Also see the PHOTO GALLERY following the 2017 summary.



April 22 - May 1, 2017

Well, I do have to admit I had doubts during the first few days of this MBWeek that it would turn out better than our January California trips – but after a few more days it became obvious that my initial impression was misguided. Although this trip had never been on the MBW schedule before, and though I had never birded California in spring or visited several of the places on the itinerary, we managed to come up with an impressive list of birds.

In all, we had a respectable total of 221 species (plus one non-countable "white starling"), with an even 100 of these "non-Minnesota" species. By comparison, our January MBWeeks average just under 200 – indeed, note on the list below how many species are marked with an asterisk as being rarer or absent in January. Noteworthy as well is at least five of the birds we saw are strong candidates as future splits: i.e., Willet, Warbling Vireo, White-breasted Nuthatch, Marsh Wren, and Yellow-rumped Warbler – along with some of those Santa Cruz Island endemic subspecies.  

With so many birds on our list, it's a challenge to narrow these down into a summary of our most significant highlights. But one place to start is to mention the White Wagtail and Island Scrub-Jay. The wagtail is only Accidental in California, and we were fortunate enough to be in town on the day it showed up on the low-tide mudflats in the San Diego River. On the other hand, the endemic scrub-jay is typically not much of a challenge to find on Santa Cruz Island. But what both have in common is that they represented new additions my life list (at best, I now only manage to see one lifer every year or two), and more significantly they were new additions to the composite MBW list: #707 and 708.

Especially memorable as well was the day we left San Diego when we spent the morning along Kitchen Creek and then visited Jacumba and Fig Lagoon. Our morning highlights included heard-only Mountain Quail (always difficult to see in spring), nice views of a close Gray Vireo, and our best looks at Rufous-crowned and Black-chinned sparrows. Next, in the odd little community of Jacumba, we studied its colony of nesting Tricolored Blackbirds and were surprised by a migrant Hermit Warbler. And we finished the day at Fig Lagoon where a quite unexpected assortment of water birds appeared: a group of 200+ Brant, 21 Common Loons, a Red-throated Loon, and Red-breasted Merganser (all unusual this far from the coast); and as bonuses there were both Clark's and Western grebes, Neotropic Cormorants (rare in CA), and a Least Bittern.

The best highlight in and around the Salton Sea had to be the sub-adult Yellow-footed Gull we finally tracked down between Obsidean Butte and NWR headquarters. This species is hardly ever seen in the U.S. away from the Salton Sea, it is especially elusive in winter and spring, and we were almost distracted at the time by Lesser Nighthawks and Red Knots. We also found a nice assortment of migrants and other birds at the cemetery in Brawley, a Barn Owl roosting in a palm (Guy McCaskie, dean of California birders, found it for us), an abundance of Burrowing Owls, and I was impressed – even if no one else was! – by the tallest flagpole in the Western Hemisphere in below-sea-level Calipatria.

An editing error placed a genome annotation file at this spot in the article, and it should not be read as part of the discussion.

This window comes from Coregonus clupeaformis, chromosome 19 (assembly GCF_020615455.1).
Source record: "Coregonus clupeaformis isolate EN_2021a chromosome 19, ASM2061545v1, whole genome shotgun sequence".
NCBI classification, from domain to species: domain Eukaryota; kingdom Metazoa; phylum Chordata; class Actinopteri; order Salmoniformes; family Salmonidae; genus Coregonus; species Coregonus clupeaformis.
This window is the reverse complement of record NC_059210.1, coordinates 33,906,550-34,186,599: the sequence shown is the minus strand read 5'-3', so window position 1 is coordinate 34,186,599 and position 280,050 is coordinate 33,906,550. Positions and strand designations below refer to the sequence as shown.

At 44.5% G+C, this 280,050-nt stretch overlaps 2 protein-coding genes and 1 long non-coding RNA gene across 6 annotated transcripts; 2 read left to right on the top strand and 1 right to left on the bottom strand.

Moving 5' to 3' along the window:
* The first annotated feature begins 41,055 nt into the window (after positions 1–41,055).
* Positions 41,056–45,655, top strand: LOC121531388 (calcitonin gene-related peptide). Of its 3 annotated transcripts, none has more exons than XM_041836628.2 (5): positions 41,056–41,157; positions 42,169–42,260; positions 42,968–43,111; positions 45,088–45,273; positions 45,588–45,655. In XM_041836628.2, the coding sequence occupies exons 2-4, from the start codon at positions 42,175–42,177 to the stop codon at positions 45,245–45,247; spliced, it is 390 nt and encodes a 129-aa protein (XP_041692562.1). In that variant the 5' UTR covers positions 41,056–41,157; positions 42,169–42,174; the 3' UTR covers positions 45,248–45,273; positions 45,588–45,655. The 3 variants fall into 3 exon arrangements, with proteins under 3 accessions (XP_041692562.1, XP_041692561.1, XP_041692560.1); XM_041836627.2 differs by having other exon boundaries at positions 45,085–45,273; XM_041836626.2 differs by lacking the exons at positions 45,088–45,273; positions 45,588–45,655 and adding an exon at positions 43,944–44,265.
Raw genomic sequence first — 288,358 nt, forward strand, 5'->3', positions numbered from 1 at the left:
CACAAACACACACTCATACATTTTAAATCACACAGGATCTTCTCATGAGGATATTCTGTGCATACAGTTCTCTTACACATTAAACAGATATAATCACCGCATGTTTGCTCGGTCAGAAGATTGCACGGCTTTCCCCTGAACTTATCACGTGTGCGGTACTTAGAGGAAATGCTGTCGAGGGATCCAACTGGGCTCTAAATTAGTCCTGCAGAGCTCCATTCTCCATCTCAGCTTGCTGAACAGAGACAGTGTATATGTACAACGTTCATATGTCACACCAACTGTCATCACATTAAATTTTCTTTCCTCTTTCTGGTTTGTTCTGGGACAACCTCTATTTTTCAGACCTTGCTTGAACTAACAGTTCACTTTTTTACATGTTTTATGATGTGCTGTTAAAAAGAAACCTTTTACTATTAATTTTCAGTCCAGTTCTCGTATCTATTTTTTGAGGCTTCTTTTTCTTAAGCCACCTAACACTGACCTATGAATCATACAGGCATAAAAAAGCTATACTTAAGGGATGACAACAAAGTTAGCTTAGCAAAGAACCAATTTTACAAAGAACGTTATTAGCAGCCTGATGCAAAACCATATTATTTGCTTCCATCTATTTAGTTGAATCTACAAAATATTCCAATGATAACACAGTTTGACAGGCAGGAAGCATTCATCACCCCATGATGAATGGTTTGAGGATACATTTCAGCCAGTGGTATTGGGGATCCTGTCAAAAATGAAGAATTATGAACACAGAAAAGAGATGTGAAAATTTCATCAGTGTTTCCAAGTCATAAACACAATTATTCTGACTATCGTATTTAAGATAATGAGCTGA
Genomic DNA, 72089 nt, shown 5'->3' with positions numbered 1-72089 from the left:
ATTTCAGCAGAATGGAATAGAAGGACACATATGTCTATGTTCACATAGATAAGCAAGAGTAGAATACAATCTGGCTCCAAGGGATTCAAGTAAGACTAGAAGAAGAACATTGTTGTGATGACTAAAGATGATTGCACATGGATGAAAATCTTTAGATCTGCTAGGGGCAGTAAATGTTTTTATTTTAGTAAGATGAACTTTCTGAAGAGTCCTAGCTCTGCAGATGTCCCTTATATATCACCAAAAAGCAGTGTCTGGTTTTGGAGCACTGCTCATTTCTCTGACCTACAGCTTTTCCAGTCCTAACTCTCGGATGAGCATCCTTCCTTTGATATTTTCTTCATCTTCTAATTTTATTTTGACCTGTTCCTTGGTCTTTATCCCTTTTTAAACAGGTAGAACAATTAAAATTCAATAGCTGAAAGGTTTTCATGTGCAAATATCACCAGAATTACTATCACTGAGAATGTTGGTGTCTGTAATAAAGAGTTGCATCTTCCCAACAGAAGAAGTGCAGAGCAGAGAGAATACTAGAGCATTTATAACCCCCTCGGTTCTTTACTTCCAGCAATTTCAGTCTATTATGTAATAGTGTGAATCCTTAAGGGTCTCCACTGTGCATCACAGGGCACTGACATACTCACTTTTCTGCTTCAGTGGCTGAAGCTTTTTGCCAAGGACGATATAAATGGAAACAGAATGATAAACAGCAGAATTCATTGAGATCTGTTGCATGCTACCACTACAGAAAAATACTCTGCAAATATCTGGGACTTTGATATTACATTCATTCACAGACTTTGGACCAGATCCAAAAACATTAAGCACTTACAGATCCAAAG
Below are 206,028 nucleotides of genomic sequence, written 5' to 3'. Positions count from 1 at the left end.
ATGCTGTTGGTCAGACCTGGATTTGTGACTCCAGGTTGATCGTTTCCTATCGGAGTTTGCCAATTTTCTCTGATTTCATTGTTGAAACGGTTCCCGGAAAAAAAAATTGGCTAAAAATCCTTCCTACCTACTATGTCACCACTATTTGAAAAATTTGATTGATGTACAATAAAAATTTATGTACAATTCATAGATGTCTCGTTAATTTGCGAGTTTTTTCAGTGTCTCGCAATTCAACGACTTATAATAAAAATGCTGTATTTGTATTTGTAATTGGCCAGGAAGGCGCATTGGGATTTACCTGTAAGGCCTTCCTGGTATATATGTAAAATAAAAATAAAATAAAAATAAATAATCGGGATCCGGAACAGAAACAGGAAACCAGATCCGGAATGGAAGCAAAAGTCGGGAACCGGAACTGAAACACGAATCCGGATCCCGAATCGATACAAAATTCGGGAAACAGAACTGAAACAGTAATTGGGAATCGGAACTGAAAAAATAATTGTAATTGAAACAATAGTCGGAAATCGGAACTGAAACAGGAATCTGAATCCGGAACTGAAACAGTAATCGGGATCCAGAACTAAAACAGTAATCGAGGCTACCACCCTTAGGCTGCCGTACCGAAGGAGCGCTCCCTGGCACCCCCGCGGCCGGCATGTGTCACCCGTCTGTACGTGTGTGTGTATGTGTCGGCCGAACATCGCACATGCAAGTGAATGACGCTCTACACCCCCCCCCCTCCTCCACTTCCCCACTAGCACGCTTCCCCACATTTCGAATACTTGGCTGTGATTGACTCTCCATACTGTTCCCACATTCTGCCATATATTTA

As we headed back west to the Pacific Coast, there was time for more productive birding stops during the next few days. Especially good was Yucca Valley and vicinity, where LeConte's Thrasher was surprisingly easy to find, and where we turned up Lawrence's Goldfinch and Scott's Oriole. Farther west in the San Gabriel Mountains was the Table Mountain-Grassy Hollow area where White-headed Woodpeckers, a Red-breasted Sapsucker, Mountain Chickadees, Pygmy Nuthatches, a partial albino Western Bluebird, and Cassin's Finches were all unexpectedly cooperative – indeed, all but that odd bluebird could be seen simultaneously!

Of course, our boat trip to Santa Cruz Island highlighted our coastal birding at the end of the MBWeek. Not only was the Island Scrub-Jay (found nowhere else in the world) waiting for us, but we also saw 8 of the 11 subspecies endemic to the island (see list below). And en route to or from the island were four species of alcid (especially Scripps's Murrelet) and three shearwaters (especially the Black-vented).    

You might think that there couldn't be much to add to all the highlights listed in the paragraphs above, but this summary of memorable birds would certainly be incomplete if it ended here. Especially noteworthy as well were: our luck with being at the right place at the right time as a California Condor drifted overhead by the Los Padres National Forest sign; the pair of California Gnatcatchers in an unremarkable patch of San Diego scrub; Yellow-billed Magpies found more easily than expected at a few sites between Santa Maria and Santa Barbara; the other California specialties such as Ridgway's Rail, Wrentit, California's Scrub-Jay and Thrasher and Towhee, and Bell's Sparrow – and even those Scaly-breasted Munias at Tecolote and Lake Los Carneros deserve honorable mention.  


April 22. Arrival in San Diego by 3:30pm; Sunset Cliffs Blvd and Robb Field/San Diego River; first of 2 nights in Chula Vista.

April 23. La Jolla, Torrey Pines State Reserve, return to Robb Field (for the wagtail), Malcom X library gnatcatcher patch, Fashion Valley Mall area, Tecolote Nature Center, J Street and 7th Street mudflats, and Tijuana Estuary NWR.

April 24. Kitchen Creek Road/Pacific Crest Trail/Cibbets Flat, Jacumba, and Fig Lagoon; first of 2 nights in El Centro.

April 25. Carter & Fites Rds thrasher spot (allegedly), Cattle Call Park, Willard St hummingbirds, Brawley cemetery, and Salton Sea (Poe/Vendel Rds, Sonny Bono NWR HQ, Obsidean Butte, the Seawall).

April 26. Return to Brawley cemetery, the Seawall (via The Flagpole), Obsidean Butte, and NWR HQ; afternoon drive to Yucca Valley via Wister State Area and Salton Sea State Area HQ, and evening thrasher spot on Olympia Rd; night in Yucca Valley.

April 27. Black Rock Canyon campground, Big Morongo Canyon, Mojave Narrows Park, and Table Mountain-Grassy Hollow area; unexpected night in Lancaster.  

April 28. 60th Street & Avenue B sparrow spot, and Hudson Ranch Rd/Mil Potrero Rd/ Mt Piños; night in Santa Maria.  

April 29. Guadalupe Dunes Park, Los Alamos, Alisal and Refugio roads, and Goleta (Goleta Beach, Campus Point, Devereux Slough, Coal Oil Point); first of 2 nights in Santa Barbara.